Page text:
Ethiopia Prime Minister says unrest will not derail filling of Nile dam
Ethiopian Prime Minister Abiy Ahmed said on Tuesday that recent domestic unrest would not derail his plan to start filling a mega-dam on the Blue Nile River this month, despite objections from downstream neighbours Egypt and Sudan.
Violence broke out last week in the Ethiopian capital Addis Ababa and the surrounding Oromia region following the shooting death of Hachalu Hundessa, a popular singer from the Oromo ethnic group, Ethiopia's largest.
More than 160 people died in inter-ethnic killings and in clashes between protesters and security forces, according to the latest official toll provided over the weekend.
Abiy said last week that Hachalu's killing and the violence that ensued were part of a plot to sow unrest in Ethiopia, without identifying who he thought was involved.
Egypt calls it an "existential threat". As of next month, Ethiopia says it's going to start filling Africa's largest dam. How fast? Too fast, for Cairo and Khartoum, which both depend on the water of the Nile. Can the dispute over the Grand Ethiopian Renaissance Dam (GERD) be resolved peacefully or could it spiral out of control? At a time when they're under pressure domestically, could Egypt's Abdel Fattah al-Sisi and Ethiopia's Abiy Ahmed be tempted to rally around the flag as they're tested on the home front? Subscribe to France 24 now: http://f24.my/youtubeEN FRANCE 24 live news stream: all the latest news 24/7 http://f24.my/YTliveEN Visit our website: http://www.france24.com Subscribe to our YouTube channel: http://f24.my/youtubeEN Like us on Facebook: https://www.facebook.com/FRANCE24.English Follow us on Twitter: https://twitter.com/France24_en #Nile #Egypt #Ethiopia
On Tuesday he went a step further, saying it was specifically intended to throw Ethiopia's plans for the Grand Ethiopian Renaissance Dam off course.
“The desire of the breaking news is to make the Ethiopian government take its eye off the dam,” Abiy said during a question-and-answer session with lawmakers, without giving evidence to support the claim.
Ethiopia sees the Grand Ethiopian Renaissance Dam as essential to its electrification and development, while Egypt and Sudan worry it will restrict access to vital Nile waters.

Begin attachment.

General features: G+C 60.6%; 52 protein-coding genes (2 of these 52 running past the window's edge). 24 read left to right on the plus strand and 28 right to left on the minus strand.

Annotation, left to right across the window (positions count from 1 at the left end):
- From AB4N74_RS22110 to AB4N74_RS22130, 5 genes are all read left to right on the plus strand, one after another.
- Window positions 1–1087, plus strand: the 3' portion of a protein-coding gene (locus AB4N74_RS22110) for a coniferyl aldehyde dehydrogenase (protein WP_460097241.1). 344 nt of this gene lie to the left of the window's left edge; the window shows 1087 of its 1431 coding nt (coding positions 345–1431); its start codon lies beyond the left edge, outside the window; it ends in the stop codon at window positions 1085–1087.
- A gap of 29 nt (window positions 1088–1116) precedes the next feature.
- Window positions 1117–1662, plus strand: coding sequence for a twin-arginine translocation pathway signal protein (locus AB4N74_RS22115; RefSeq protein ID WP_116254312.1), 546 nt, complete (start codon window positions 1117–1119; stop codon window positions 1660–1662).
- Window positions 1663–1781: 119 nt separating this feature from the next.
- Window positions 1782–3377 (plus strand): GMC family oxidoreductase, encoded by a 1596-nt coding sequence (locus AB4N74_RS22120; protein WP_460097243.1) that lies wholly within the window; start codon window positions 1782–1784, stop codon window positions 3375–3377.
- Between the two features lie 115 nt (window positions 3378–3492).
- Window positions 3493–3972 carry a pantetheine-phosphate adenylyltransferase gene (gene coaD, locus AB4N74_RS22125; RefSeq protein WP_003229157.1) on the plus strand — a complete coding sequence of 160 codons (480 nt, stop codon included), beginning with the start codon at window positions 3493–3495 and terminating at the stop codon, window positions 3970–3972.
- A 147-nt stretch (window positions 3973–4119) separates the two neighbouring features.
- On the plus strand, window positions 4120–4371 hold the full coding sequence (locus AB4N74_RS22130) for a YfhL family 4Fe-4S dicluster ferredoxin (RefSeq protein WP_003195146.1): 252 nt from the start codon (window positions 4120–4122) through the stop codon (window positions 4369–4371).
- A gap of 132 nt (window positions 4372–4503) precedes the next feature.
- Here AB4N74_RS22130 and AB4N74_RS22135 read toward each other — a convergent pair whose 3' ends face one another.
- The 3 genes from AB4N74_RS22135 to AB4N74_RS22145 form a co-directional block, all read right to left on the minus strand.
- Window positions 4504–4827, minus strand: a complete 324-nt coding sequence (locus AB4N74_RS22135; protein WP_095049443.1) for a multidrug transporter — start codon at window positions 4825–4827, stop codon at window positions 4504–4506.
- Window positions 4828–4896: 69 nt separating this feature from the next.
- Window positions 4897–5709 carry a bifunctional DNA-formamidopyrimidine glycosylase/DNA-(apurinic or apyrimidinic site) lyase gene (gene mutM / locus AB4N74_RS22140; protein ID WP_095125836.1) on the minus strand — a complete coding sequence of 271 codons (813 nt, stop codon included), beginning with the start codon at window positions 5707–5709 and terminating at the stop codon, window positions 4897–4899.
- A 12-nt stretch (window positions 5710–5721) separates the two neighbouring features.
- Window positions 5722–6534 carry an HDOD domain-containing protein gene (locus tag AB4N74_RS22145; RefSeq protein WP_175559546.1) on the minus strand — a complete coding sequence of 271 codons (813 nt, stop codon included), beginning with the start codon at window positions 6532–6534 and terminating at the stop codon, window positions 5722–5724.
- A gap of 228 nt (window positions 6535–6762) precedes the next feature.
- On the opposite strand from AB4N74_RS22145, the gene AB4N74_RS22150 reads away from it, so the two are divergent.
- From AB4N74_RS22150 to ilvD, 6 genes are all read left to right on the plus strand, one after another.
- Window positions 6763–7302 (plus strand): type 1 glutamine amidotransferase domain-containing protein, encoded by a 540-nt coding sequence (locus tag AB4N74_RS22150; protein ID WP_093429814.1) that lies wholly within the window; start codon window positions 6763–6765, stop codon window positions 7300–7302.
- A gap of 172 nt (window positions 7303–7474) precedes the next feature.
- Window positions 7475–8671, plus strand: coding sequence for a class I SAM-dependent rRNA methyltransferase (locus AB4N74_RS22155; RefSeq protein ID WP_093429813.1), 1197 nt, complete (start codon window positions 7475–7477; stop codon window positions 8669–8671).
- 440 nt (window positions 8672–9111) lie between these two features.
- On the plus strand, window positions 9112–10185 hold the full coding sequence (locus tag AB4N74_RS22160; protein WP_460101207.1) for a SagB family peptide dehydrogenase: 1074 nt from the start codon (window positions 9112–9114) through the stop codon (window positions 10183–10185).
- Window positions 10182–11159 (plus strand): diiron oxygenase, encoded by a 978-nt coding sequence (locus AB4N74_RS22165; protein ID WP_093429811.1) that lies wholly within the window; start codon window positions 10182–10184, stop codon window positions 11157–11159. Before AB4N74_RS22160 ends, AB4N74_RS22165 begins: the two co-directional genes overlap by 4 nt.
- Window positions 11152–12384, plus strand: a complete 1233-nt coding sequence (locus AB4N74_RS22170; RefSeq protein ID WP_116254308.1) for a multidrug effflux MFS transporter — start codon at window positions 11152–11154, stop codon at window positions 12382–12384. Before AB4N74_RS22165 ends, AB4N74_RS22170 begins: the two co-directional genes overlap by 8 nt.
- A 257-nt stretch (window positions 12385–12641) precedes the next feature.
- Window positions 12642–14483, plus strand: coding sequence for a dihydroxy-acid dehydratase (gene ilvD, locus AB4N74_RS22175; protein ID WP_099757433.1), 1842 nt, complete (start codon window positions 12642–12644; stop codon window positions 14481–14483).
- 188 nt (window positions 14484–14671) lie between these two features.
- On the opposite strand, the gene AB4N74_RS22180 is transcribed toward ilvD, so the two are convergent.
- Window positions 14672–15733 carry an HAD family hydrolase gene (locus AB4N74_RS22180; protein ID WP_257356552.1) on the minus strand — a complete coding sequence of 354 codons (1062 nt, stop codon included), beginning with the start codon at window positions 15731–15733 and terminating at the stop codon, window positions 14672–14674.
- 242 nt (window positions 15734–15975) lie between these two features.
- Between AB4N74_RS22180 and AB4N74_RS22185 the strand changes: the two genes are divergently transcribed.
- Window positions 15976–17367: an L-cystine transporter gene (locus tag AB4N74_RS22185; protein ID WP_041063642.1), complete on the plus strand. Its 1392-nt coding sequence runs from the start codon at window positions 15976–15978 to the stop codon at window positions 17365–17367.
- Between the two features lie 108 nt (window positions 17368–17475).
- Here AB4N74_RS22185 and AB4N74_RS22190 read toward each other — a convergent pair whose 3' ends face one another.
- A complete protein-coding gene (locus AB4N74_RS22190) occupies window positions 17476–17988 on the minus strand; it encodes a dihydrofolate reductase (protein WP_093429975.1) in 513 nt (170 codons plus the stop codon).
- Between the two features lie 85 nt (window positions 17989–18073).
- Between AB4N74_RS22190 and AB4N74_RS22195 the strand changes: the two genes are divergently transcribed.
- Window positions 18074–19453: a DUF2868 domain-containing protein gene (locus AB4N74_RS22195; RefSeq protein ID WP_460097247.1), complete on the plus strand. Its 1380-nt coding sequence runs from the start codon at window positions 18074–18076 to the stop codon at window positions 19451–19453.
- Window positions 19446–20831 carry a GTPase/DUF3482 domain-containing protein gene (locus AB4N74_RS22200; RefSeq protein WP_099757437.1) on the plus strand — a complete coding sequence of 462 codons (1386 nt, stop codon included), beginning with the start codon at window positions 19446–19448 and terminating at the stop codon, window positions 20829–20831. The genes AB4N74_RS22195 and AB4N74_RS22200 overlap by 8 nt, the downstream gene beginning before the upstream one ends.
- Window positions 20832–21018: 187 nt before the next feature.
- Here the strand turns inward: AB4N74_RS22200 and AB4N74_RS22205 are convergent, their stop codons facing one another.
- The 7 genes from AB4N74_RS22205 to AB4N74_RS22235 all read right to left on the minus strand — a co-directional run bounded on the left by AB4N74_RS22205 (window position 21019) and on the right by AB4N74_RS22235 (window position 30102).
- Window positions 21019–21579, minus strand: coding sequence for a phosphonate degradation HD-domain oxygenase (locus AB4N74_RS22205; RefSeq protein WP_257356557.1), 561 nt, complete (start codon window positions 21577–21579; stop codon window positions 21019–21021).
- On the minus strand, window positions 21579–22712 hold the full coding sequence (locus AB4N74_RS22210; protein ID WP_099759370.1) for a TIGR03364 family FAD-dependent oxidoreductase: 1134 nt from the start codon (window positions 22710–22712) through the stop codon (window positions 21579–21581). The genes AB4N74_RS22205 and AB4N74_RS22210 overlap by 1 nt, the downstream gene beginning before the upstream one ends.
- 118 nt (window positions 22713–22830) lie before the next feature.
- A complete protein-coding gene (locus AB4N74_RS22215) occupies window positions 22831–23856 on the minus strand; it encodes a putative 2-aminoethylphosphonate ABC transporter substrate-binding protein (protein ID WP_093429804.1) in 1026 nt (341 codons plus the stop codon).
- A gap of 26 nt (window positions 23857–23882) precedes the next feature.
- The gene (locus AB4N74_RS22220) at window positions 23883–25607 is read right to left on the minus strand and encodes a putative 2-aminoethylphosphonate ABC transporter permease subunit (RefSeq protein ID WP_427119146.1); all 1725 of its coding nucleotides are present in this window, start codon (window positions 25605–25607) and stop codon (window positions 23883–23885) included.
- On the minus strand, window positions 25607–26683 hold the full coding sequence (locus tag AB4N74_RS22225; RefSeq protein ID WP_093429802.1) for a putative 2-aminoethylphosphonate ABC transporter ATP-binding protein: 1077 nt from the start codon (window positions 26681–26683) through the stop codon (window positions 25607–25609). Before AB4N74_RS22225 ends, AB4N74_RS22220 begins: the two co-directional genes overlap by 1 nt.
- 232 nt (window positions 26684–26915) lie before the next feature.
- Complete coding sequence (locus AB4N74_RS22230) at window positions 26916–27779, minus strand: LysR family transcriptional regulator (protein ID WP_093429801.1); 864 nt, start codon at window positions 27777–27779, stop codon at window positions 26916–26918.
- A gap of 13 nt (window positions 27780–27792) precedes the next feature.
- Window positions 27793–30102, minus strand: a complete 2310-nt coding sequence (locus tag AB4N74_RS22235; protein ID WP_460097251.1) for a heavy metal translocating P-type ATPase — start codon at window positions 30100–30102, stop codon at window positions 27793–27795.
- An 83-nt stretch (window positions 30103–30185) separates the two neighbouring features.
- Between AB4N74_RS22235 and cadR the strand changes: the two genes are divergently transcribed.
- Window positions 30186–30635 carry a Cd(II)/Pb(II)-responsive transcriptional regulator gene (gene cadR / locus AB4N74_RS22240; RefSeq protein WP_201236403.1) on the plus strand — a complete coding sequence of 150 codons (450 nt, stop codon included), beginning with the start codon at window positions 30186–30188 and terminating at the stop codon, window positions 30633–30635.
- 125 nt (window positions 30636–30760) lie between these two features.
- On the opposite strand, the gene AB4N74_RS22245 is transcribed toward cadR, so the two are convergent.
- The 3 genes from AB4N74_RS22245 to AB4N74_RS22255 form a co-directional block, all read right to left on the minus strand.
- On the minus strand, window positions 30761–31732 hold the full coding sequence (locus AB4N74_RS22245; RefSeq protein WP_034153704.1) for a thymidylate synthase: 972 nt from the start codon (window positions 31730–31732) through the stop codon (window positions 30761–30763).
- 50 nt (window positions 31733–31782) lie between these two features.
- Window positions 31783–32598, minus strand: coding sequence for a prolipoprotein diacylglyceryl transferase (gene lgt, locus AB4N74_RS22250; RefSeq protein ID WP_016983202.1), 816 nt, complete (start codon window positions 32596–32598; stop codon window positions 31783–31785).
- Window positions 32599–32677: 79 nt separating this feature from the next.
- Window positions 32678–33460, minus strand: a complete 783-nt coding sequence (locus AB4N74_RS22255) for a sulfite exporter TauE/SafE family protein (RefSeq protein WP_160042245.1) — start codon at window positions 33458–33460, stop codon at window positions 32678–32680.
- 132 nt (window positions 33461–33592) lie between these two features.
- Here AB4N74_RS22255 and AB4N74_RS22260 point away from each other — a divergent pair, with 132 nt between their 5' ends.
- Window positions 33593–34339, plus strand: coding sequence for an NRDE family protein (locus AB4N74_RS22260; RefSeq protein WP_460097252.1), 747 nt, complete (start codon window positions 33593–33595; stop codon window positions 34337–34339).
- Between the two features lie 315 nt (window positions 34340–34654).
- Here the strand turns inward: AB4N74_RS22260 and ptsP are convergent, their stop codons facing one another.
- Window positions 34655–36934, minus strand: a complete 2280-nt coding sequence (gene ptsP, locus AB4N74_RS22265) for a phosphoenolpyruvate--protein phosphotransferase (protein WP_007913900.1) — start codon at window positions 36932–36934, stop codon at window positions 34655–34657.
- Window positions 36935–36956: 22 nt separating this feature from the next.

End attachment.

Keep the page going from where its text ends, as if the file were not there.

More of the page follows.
Addis Ababa has long intended to begin filling the dam's reservoir this month — in the middle of its rainy season — while Cairo and Khartoum are pushing for the three countries to first reach an agreement on how it will be operated.
Talks between the three nations resumed last week.
Ethiopian officials have not publicised the exact day they intend to start filling the dam.
But Abiy on Tuesday reiterated Ethiopia's position that the filling process is an essential element of the dam's construction.
“If Ethiopia doesn't fill the dam, it means Ethiopia has agreed to demolish the dam,” he said.
“On other points we can reach an agreement slowly over time, but for the filling of the dam we can reach and sign an agreement this year.”
Ethiopia 'not Syria, Libya'
Abiy, last year's Nobel Peace Prize winner, also criticised politicians who he suggested were trying to profit from Hachalu's killing to undermine his government.
“You can't become a government by destroying a government by destroying the country, by sowing ethnic and religious chaos,” he said.
“If Ethiopia becomes Syria, if Ethiopia becomes Libya, the loss is for everybody.”
A number of high-profile opposition politicians have been arrested in Ethiopia in the wake of Hachalu's killing.
Some of them, including former media mogul Jawar Mohammed, have accused Abiy, the country's first Oromo prime minister, of failing to sufficiently champion Oromo interests after years of anti-government protests swept him to power in 2018.
Abiy defended his Oromo credentials on Tuesday. “All my life I've struggled for the Oromo people,” he said.
“The Oromo people are free now. What we need now is development.” — AFP
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